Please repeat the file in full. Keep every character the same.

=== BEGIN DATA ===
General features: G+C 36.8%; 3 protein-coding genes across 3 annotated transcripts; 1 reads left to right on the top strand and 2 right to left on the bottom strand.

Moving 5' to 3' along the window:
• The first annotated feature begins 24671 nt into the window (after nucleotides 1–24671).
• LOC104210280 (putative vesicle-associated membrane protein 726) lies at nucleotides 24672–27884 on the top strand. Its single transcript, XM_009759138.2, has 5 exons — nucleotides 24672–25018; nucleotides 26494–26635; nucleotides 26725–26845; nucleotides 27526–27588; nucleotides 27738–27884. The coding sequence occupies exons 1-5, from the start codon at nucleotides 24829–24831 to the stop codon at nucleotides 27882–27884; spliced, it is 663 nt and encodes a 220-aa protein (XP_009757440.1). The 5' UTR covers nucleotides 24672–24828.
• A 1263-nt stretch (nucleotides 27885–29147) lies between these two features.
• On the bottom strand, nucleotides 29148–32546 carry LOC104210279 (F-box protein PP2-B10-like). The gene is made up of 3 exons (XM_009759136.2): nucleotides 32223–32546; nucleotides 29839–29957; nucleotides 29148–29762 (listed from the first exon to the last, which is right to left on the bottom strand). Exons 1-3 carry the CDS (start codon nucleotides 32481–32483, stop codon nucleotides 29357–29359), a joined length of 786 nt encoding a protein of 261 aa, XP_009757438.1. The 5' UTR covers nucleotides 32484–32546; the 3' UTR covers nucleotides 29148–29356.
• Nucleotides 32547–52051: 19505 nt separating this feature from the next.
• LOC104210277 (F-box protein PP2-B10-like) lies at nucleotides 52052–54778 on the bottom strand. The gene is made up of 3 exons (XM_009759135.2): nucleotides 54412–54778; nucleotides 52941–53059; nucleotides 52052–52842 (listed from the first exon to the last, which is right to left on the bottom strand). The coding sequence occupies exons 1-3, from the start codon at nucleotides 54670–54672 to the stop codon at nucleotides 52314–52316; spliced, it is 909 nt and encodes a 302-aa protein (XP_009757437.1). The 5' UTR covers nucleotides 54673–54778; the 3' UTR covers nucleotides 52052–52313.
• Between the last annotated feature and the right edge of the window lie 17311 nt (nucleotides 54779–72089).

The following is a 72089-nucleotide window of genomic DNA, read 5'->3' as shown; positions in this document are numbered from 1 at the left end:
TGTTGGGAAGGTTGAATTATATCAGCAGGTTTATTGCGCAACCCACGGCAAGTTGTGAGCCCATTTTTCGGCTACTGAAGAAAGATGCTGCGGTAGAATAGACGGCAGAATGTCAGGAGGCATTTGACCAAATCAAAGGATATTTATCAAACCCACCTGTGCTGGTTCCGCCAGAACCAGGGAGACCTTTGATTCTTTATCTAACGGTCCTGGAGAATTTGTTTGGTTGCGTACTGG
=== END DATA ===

General features: G+C 36.8%; 3 protein-coding genes across 3 annotated transcripts; 1 reads left to right on the top strand and 2 right to left on the bottom strand.

Moving 5' to 3' along the window:
• The first annotated feature begins 24671 nt into the window (after nucleotides 1–24671).
• LOC104210280 (putative vesicle-associated membrane protein 726) lies at nucleotides 24672–27884 on the top strand. Its single transcript, XM_009759138.2, has 5 exons — nucleotides 24672–25018; nucleotides 26494–26635; nucleotides 26725–26845; nucleotides 27526–27588; nucleotides 27738–27884. The coding sequence occupies exons 1-5, from the start codon at nucleotides 24829–24831 to the stop codon at nucleotides 27882–27884; spliced, it is 663 nt and encodes a 220-aa protein (XP_009757440.1). The 5' UTR covers nucleotides 24672–24828.
• A 1263-nt stretch (nucleotides 27885–29147) lies between these two features.
• On the bottom strand, nucleotides 29148–32546 carry LOC104210279 (F-box protein PP2-B10-like). The gene is made up of 3 exons (XM_009759136.2): nucleotides 32223–32546; nucleotides 29839–29957; nucleotides 29148–29762 (listed from the first exon to the last, which is right to left on the bottom strand). Exons 1-3 carry the CDS (start codon nucleotides 32481–32483, stop codon nucleotides 29357–29359), a joined length of 786 nt encoding a protein of 261 aa, XP_009757438.1. The 5' UTR covers nucleotides 32484–32546; the 3' UTR covers nucleotides 29148–29356.
• Nucleotides 32547–52051: 19505 nt separating this feature from the next.
• LOC104210277 (F-box protein PP2-B10-like) lies at nucleotides 52052–54778 on the bottom strand. The gene is made up of 3 exons (XM_009759135.2): nucleotides 54412–54778; nucleotides 52941–53059; nucleotides 52052–52842 (listed from the first exon to the last, which is right to left on the bottom strand). The coding sequence occupies exons 1-3, from the start codon at nucleotides 54670–54672 to the stop codon at nucleotides 52314–52316; spliced, it is 909 nt and encodes a 302-aa protein (XP_009757437.1). The 5' UTR covers nucleotides 54673–54778; the 3' UTR covers nucleotides 52052–52313.
• Between the last annotated feature and the right edge of the window lie 17311 nt (nucleotides 54779–72089).

The following is a 72089-nucleotide window of genomic DNA, read 5'->3' as shown; positions in this document are numbered from 1 at the left end:
TGTTGGGAAGGTTGAATTATATCAGCAGGTTTATTGCGCAACCCACGGCAAGTTGTGAGCCCATTTTTCGGCTACTGAAGAAAGATGCTGCGGTAGAATAGACGGCAGAATGTCAGGAGGCATTTGACCAAATCAAAGGATATTTATCAAACCCACCTGTGCTGGTTCCGCCAGAACCAGGGAGACCTTTGATTCTTTATCTAACGGTCCTGGAGAATTTGTTTGGTTGCGTACTGG